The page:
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Divisia money in a composite leading indicator of inflation

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  • J. M. Binner
  • A. Fielding
  • A. W. Mullineux

Abstract

The principal objective of this paper is to compare the performance of the Divisia M4 monetary index with the standard Simple Sum measure of broad money in the context of composite leading indicators of inflation in the United Kingdom. Inflation targeting is an important component of current UK monetary policy and the construction of composite leading indicators of inflation is a potential advance over the current practice of monitoring a range of indicators of inflation. The leading indicators proposed provide useful turning point information for inflation and advocate principal component analysis as a more sophisticated weighting mechanism for the constituent components. Indicators constructed using a Divisia index measure of money were found to be more closely related to the inflation reference cycle than indicators using their Simple Sum counterparts when a principal components weighting mechanism was used.

Suggested Citation

  • J. M. Binner & A. Fielding & A. W. Mullineux, 1999. "Divisia money in a composite leading indicator of inflation," Applied Economics, Taylor & Francis Journals, vol. 31(8), pages 1021-1031.
  • Handle: RePEc:taf:applec:v:31:y:1999:i:8:p:1021-1031
    DOI: 10.1080/000368499323733
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    References listed on IDEAS

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    1. Victor Zarnowitz, 1992. "Business Cycles: Theory, History, Indicators, and Forecasting," NBER Books, National Bureau of Economic Research, Inc, number zarn92-1, January.
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    3. Belongia, Michael T, 1996. "Measurement Matters: Recent Results from Monetary Economics Reexamined," Journal of Political Economy, University of Chicago Press, vol. 104(5), pages 1065-1083, October.
    4. James H. Stock & Mark W. Watson, 1993. "A Procedure for Predicting Recessions with Leading Indicators: Econometric Issues and Recent Experience," NBER Chapters, in: Business Cycles, Indicators, and Forecasting, pages 95-156, National Bureau of Economic Research, Inc.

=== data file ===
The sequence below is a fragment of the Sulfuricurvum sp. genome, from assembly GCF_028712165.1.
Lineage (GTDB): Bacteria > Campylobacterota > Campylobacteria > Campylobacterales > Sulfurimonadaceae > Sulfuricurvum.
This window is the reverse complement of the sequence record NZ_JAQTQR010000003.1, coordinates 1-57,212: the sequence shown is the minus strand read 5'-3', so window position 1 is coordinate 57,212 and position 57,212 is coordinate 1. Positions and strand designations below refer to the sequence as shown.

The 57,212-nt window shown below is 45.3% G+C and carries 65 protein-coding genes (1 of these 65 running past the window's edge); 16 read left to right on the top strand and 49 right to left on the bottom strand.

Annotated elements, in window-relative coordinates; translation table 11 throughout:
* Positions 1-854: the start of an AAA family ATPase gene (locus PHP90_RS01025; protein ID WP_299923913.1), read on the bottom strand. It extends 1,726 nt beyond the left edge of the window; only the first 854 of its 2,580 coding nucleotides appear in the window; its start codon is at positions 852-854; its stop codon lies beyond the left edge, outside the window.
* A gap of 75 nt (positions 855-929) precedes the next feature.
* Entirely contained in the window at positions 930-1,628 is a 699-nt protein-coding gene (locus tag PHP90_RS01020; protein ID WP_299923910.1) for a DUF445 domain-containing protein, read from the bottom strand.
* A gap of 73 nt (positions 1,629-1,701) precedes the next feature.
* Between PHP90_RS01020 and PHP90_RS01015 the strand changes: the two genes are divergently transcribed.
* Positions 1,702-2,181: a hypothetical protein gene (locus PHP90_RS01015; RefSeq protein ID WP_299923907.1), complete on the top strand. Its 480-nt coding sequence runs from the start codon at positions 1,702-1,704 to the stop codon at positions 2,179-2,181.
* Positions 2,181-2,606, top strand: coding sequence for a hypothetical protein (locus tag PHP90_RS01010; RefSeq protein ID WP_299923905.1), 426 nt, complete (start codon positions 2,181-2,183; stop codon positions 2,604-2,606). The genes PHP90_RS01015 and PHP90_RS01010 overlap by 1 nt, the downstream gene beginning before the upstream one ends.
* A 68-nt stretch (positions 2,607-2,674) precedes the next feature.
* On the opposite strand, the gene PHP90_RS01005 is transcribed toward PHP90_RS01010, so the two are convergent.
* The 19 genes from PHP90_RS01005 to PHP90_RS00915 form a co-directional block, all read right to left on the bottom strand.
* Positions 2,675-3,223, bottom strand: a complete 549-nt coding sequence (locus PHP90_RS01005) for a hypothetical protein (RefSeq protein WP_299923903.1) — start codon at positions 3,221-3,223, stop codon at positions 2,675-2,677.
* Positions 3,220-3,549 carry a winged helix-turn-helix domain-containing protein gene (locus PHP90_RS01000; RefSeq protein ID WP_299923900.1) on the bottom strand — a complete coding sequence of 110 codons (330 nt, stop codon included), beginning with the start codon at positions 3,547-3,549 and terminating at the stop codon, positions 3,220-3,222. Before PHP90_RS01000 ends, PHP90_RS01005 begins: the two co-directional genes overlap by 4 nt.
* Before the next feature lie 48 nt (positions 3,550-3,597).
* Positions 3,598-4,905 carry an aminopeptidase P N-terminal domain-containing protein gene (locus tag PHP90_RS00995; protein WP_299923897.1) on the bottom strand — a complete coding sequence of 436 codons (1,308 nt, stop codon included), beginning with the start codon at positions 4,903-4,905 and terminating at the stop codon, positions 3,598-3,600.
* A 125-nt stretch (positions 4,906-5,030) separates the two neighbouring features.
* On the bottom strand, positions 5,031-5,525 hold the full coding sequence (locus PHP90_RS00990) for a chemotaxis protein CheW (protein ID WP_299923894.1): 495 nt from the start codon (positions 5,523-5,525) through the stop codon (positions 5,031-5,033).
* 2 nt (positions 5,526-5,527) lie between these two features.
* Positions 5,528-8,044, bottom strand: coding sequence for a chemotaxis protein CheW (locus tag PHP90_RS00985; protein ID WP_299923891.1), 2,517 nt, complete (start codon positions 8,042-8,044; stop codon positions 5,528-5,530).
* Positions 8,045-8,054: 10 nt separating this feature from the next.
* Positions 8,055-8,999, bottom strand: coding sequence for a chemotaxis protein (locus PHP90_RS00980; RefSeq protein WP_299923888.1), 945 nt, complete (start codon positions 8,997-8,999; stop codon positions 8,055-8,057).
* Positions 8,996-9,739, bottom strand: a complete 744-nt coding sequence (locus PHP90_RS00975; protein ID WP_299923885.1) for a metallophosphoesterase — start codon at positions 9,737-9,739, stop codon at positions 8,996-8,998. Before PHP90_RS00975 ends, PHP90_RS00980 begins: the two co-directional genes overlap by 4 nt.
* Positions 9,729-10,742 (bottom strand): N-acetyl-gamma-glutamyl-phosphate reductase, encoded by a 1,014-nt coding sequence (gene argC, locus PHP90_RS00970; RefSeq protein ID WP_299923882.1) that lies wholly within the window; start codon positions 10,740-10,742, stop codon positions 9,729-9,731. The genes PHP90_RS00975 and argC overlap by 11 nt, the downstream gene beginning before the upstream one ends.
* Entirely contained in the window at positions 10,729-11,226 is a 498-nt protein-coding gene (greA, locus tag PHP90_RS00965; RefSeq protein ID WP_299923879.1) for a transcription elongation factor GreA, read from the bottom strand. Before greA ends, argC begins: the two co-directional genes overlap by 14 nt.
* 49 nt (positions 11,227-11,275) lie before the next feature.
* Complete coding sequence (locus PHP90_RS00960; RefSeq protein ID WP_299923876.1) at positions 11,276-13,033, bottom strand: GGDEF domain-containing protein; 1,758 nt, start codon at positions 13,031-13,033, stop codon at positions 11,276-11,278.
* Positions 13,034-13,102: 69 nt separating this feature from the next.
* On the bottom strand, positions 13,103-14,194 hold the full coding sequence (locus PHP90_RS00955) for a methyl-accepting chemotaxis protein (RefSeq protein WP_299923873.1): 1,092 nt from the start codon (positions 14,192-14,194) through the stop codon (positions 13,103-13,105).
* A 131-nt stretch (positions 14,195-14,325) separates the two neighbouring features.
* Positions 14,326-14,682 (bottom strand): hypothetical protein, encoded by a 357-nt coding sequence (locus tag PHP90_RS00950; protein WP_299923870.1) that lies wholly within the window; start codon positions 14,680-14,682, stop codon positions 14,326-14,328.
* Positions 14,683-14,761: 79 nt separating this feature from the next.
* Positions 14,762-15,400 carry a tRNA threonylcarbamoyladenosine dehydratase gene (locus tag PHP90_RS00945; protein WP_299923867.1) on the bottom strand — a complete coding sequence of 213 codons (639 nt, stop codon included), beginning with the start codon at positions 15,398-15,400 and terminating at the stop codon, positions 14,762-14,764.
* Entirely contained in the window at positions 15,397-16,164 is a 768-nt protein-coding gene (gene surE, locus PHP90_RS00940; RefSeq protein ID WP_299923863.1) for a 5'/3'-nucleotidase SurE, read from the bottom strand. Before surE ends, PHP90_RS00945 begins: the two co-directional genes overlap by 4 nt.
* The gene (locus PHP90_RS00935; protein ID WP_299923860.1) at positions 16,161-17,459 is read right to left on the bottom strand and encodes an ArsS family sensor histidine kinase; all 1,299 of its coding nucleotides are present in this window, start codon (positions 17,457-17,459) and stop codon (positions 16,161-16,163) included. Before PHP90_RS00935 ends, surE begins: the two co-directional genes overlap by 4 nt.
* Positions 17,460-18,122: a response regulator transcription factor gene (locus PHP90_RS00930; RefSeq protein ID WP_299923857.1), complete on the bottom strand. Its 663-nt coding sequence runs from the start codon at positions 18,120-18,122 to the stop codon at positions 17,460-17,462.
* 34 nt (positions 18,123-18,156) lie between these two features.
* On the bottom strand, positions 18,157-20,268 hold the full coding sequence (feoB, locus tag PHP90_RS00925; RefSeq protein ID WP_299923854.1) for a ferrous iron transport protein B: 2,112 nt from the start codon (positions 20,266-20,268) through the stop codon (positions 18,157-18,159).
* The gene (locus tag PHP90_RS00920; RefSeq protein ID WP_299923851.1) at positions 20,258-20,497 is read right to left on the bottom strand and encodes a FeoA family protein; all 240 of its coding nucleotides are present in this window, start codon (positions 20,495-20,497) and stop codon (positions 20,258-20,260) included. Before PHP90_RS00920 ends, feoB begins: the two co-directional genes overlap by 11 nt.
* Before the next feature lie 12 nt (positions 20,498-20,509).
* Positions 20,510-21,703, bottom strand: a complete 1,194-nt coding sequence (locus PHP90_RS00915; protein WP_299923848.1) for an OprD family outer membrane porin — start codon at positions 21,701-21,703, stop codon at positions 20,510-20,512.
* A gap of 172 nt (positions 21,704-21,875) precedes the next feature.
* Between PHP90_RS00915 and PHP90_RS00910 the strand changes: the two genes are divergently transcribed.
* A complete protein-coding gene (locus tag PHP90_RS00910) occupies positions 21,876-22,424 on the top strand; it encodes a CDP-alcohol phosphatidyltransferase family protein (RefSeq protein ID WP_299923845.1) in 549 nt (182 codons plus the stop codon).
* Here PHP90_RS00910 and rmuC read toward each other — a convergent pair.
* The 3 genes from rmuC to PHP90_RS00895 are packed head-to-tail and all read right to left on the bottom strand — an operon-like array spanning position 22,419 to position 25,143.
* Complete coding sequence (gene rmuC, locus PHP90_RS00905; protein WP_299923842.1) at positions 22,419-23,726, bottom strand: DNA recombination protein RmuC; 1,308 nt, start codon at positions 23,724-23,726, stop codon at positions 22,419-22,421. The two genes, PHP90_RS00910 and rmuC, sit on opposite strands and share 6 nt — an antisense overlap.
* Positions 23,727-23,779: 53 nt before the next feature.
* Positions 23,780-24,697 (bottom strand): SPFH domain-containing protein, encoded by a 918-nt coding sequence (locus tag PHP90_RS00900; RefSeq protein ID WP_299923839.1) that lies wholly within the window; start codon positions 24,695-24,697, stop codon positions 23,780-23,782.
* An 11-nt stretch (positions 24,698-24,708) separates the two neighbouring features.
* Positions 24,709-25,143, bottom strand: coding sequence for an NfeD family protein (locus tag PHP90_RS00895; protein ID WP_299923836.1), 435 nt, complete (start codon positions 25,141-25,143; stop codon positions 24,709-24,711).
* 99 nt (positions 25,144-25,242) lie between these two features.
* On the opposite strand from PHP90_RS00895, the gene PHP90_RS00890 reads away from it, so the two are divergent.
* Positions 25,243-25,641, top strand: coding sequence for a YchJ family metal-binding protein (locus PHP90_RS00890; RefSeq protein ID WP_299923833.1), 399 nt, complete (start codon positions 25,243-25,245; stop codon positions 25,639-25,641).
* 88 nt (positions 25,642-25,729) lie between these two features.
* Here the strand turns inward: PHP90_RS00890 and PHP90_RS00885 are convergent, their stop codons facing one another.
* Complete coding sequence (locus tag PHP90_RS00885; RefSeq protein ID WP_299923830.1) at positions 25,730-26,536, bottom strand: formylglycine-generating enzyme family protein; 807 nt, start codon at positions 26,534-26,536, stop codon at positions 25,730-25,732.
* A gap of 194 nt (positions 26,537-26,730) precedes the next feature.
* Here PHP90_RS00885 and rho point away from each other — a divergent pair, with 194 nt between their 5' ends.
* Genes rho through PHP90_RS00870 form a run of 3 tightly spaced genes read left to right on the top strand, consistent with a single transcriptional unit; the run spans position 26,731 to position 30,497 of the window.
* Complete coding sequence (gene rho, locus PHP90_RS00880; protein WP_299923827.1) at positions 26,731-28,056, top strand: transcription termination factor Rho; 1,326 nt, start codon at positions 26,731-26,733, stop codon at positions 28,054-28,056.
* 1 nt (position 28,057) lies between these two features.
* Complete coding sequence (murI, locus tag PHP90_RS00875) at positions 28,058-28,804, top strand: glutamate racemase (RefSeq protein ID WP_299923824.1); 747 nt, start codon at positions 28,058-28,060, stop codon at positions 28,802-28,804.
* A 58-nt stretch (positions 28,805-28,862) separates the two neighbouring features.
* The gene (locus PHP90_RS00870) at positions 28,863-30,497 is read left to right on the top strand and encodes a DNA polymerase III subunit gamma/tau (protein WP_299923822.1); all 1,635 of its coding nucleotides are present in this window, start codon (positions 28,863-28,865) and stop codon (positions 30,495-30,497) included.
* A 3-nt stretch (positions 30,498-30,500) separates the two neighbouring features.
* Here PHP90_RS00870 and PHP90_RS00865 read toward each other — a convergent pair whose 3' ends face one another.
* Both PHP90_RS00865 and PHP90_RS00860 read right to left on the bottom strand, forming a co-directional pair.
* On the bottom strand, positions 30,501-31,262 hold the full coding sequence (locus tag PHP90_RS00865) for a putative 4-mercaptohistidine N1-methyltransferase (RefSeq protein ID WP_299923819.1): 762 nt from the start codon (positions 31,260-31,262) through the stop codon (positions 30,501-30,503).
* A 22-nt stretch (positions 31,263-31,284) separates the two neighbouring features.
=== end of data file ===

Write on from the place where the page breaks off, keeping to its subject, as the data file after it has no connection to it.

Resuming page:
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    Cited by:

    1. Zivile Zekaite & Gabe de Bondt & Elke Hahn, 2017. "Alice: A New Inflation Monitoring Tool," EcoMod2017 10414, EcoMod.
    2. Chris Birchenhall & Denise Osborn & Marianne Sensier, 2001. "Predicting UK Business Cycle Regimes," Scottish Journal of Political Economy, Scottish Economic Society, vol. 48(2), pages 179-195, May.
    3. Stracca, Livio, 2001. "Does liquidity matter? Properties of a synthetic divisia monetary aggregate in the euro area," Working Paper Series 79, European Central Bank.
    4. Elger Thomas & Binner Jane M., 2004. "The UK Household Sector Demand for Risky Money," The B.E. Journal of Macroeconomics, De Gruyter, vol. 4(1), pages 1-22, March.
    5. Stracca, Livio, 2001. "Does liquidity matter? Properties of a synthetic divisia monetary aggregate in the euro area," Working Paper Series 0079, European Central Bank.
    6. Binner, J.M. & Tino, P. & Tepper, J. & Anderson, R. & Jones, B. & Kendall, G., 2010. "Does money matter in inflation forecasting?," Physica A: Statistical Mechanics and its Applications, Elsevier, vol. 389(21), pages 4793-4808.
    7. J. M. Binner & R. K. Bissoondeeal & A. W. Mullineux, 2005. "A composite leading indicator of the inflation cycle for the Euro area," Applied Economics, Taylor & Francis Journals, vol. 37(11), pages 1257-1266.
    8. Alicia Gazely & Jane Binner & Graham Kendall, 2004. "Co-evolution vs. Neural Networks; An Evaluation of UK Risky Money," Computing in Economics and Finance 2004 258, Society for Computational Economics.
    9. Livio Stracca, 2004. "Does Liquidity Matter? Properties of a Divisia Monetary Aggregate in the Euro Area," Oxford Bulletin of Economics and Statistics, Department of Economics, University of Oxford, vol. 66(3), pages 309-331, July.

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